Tuesday, April 5, 2011

The Great Central US Shake Out

What are you doing on April 19 at 10:15 AM eastern time?

That's when The Great Central US ShakeOut's Indiana drill takes place. No matter what the "psychics" and pop prognosticators claim, there is no sure way to predict an earthquake. It can happen at any time, and with no advance notice. At least when a tornado occurs, we generally have some time to get to a safe place. Earthquake preparedness is not to be put off; it can literally be the difference between life and death for thousands of your neighbors in the Hoosier state.

From the ShakeOut site:
Indiana has several faults, but, unlike California’s famous San Andreas Fault, nearly all of our faults are buried and can’t be seen at the surface. Researchers have been able to map some faults in Indiana using evidence found in rocks from oil and gas wells and by employing a method called reflection seismic profiling. This method involves recording man-made vibrations reflected off layers of rock below the surface. Most of the faults that have been mapped in Indiana are located in the southwestern corner of the state. These faults extend into Illinois and are collectively known as the Wabash Valley Fault System.
The Indiana Geological Survey also offers an EarthQuake Hazard Map, showing which areas in Indiana are at the greatest danger of liquefaction. Unconsolidated sediment proves to be an effective medium for amplifying the waves of an earthquake, increasing the potential for damage. The soil which seems so solid under our feet starts to act like a liquid. A nifty demonstration of this, using a wheelbarrow, was created by a denizen of Christchurch, NZ after their recent earthquake.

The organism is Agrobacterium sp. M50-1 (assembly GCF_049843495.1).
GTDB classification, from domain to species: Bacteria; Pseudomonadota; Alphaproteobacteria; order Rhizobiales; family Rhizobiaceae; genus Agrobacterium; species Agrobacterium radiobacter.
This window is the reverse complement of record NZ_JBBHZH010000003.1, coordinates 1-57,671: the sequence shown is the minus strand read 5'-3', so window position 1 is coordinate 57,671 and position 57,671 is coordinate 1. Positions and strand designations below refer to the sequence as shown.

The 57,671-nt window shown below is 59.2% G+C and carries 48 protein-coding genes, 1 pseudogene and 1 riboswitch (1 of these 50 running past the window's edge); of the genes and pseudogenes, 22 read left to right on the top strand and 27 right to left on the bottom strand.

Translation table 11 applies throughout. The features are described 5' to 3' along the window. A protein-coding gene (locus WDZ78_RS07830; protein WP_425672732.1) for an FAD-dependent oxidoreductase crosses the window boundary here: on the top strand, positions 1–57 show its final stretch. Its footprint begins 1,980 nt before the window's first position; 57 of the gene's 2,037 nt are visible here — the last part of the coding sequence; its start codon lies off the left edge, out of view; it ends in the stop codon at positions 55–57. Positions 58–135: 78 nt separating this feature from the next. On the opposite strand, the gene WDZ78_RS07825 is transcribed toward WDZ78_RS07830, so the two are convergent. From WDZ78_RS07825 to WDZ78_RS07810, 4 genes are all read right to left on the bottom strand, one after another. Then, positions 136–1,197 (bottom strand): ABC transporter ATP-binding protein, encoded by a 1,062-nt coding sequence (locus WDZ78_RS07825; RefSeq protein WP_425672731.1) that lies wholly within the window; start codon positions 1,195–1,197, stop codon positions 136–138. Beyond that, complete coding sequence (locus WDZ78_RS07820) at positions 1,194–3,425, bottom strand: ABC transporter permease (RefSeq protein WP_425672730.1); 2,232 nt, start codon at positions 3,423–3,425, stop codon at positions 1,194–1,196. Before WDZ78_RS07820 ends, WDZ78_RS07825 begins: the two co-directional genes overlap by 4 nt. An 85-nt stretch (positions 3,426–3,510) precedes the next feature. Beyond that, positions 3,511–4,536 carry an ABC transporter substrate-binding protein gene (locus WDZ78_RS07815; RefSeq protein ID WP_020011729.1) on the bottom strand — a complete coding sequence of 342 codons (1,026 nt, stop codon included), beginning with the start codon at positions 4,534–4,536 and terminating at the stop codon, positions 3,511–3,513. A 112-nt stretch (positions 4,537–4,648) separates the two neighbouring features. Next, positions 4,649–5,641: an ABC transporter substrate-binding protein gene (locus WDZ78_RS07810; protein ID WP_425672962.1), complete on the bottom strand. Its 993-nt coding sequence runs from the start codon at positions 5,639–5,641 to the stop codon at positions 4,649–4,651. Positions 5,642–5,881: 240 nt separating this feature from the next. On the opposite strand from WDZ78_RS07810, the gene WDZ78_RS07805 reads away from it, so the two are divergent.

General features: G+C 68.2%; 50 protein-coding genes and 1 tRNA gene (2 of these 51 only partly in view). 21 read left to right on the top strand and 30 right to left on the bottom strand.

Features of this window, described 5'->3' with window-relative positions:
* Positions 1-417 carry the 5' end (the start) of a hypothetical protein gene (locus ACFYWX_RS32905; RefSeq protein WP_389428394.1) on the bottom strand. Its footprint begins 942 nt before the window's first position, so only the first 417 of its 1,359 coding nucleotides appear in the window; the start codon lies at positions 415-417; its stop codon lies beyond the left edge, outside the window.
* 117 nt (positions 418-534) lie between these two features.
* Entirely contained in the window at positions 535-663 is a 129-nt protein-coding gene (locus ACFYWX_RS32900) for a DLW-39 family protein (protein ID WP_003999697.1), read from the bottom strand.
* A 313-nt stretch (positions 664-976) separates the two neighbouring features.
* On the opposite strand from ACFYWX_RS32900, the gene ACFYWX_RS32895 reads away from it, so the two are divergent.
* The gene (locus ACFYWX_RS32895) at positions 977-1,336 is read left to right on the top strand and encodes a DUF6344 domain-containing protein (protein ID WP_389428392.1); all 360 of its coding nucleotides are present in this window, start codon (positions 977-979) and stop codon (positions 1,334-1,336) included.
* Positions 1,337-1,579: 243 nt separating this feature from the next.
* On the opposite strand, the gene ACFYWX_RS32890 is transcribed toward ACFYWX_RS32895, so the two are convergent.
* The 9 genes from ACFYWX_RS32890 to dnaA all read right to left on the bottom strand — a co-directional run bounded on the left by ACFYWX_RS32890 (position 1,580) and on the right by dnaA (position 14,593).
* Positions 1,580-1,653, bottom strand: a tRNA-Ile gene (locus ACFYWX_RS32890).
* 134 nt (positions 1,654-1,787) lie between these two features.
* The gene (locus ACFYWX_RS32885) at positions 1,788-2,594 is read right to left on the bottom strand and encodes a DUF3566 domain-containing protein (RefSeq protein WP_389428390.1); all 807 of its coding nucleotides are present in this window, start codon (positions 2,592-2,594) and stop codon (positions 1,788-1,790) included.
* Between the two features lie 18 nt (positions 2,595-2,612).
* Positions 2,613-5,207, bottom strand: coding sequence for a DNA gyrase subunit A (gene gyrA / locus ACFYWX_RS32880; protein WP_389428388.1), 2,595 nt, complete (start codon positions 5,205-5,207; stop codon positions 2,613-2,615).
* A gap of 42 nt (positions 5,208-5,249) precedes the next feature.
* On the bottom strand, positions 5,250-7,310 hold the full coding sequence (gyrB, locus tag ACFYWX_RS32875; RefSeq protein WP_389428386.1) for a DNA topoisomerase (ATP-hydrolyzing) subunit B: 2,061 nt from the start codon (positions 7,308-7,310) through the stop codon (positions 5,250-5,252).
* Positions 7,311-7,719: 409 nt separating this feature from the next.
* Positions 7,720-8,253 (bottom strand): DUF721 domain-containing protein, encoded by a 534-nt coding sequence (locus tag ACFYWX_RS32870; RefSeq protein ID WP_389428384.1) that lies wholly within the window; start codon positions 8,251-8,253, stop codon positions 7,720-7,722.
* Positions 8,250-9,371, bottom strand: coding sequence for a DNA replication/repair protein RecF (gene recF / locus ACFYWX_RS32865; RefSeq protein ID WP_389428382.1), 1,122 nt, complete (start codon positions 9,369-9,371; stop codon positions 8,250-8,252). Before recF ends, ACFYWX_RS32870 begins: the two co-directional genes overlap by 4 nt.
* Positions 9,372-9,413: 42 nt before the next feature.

The ShakeOut site also includes this video, illustrating how a drill is executed.

Relevant Links:
Indiana Department of Homeland Security's earthquake preparedness page
The Great Central US Shakeout's Indiana site

Wednesday, March 30, 2011

The Future of Under Indiana

Since it's been about three months between posts here, I figured I'd write a bit about what I'd like to do with the blog.

Basically, I'd like to bring in some other writers from Indiana. I'd like this to be something like Deep Sea News, a vibrant place for Indiana natural history and relevant current events to be discussed.

My other blog, Love in the Time of Chasmosaurs, has really picked up steam, and I can't forsake it to build this one all on my own. My wife and I are currently in the midst of figuring out our next step, which also takes a fair share of time - figuring out how I'd make a freelance career work (check out my new portfolio site), researching and applying to masters programs, sorting out just what we'd do with our current life in the event I start on one of those paths. Oh yeah - I work full time, too.

Still, I believe in the idea behind Under Indiana and I know it has a place in the science blogosphere as well as in local culture. Indiana has no shortage of fascinating prehistory, from the ancient Mississippian shores to the forces that shaped the shore of Lake Michigan. The remnants of Pennsylvanian coal forests have a direct and culture-shaping effect on us. There isn't a county in the state that doesn't reveal the influence of geology, and this is a valuable lesson for anybody with the curiosity and willingness to learn.

I'm open for ideas and for new contributors, and I'm mulling over ways to create the blog I envision. In the meantime, please let me know what you think via the comments or by email.

Interview with Hoosiers Doing Something

Head over to the blog Hoosiers Doing Something, written by fellow Indiana guy Erik Fox, to read an interview with yours truly. Erik asked me about what the paleoblog world is like, how dinosaurs stay so popular, and what it's like to get to know the deep history of your local area. You'll also get to see me hanging out with one of my favorite dudes of all time, Charles Darwin.